American shoppers have been racing to stock up on hand sanitizer and other supplies as the coronavirus outbreak spreads.
Online sales of “virus protection” items like hand sanitizers, gloves, masks and anti-bacterial sprays soared 817% in January and February compared to the same period last year, according to Adobe Analytics, which tracks sales at 80 of the top 100 online retailers in the United States.
US online shoppers are also buying more drugs and non-perishable items, according to Adobe. In those same months, sales of cold, cough and flu products went up 198%, pain relievers jumped 152%, toilet paper grew 186% and non-perishable goods such as canned goods went up 69%, all compared to the same period last year.
Adobe didn’t ask consumers why they were buying the products, but the sales period lines up with the acceleration of news surrounding the spread of the novel coronavirus. There are now about about 125,000 reported cases globally.
Other research firms have reported similar upticks in hand sanitizer sales.
The NPD group, a market research company, reported a spike in hand sanitizer sales in the four weeks ending on February 22. In that period, dollar sales of the product popped 67% compared to the same time last year. And Nielsen, which tracks US retail sales, has found that dollar sales of hand sanitizer in the four weeks ending on March 7 popped 228% when compared to the same period last year.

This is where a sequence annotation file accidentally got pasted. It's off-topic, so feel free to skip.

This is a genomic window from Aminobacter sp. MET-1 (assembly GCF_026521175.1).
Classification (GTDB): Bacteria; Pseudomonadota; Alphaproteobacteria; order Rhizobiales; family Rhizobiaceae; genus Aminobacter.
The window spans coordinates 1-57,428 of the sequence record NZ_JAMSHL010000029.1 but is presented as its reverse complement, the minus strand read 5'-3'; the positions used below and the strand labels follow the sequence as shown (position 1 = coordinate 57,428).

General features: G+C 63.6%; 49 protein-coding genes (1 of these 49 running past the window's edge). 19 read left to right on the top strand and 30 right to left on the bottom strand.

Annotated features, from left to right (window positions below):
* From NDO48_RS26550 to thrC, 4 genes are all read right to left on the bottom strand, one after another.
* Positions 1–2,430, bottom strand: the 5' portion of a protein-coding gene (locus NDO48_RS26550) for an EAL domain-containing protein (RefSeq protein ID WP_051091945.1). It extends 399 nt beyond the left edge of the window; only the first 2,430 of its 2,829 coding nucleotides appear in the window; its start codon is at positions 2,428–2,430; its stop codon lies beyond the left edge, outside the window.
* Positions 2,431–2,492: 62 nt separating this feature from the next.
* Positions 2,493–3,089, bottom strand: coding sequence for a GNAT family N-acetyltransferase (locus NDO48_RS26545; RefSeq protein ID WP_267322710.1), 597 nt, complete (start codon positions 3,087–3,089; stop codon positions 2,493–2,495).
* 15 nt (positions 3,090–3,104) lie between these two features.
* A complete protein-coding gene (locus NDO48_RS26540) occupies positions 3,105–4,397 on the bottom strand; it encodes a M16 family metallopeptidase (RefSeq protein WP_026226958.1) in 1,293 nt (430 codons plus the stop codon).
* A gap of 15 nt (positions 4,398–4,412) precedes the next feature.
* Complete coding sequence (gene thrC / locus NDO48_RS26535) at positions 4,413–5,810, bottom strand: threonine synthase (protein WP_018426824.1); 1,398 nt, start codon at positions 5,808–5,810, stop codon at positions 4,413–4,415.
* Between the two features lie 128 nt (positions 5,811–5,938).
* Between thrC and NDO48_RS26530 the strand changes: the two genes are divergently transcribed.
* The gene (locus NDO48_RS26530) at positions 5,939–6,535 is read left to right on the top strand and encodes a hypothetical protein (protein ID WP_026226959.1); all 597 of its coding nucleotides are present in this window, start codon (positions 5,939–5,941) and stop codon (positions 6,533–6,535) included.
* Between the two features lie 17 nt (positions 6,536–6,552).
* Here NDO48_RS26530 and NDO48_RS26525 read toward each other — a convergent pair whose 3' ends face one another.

As the situation changes in the United States, people could start stocking up on different items, said Vivek Pandya, lead analyst at Adobe Digital Insights.
The impacts on public life are accelerating. Local governments are putting policies in place to try to curtail the spread of the virus. Big tech companies including Google (GOOG), Amazon (AMZN) and others have recommended that employees work remotely. Major conferences like SXSW and others have been canceled. Disneyland is closed.
Because of the new restrictions and closures, people will likely be spending much more time at home. They may want to build out their home offices with monitors, keyboards and mouses or buy exercise equipment they can use indoors, noted Pandya. He added that Adobe will also be looking at whether sales flatten out because in-demand items are sold out.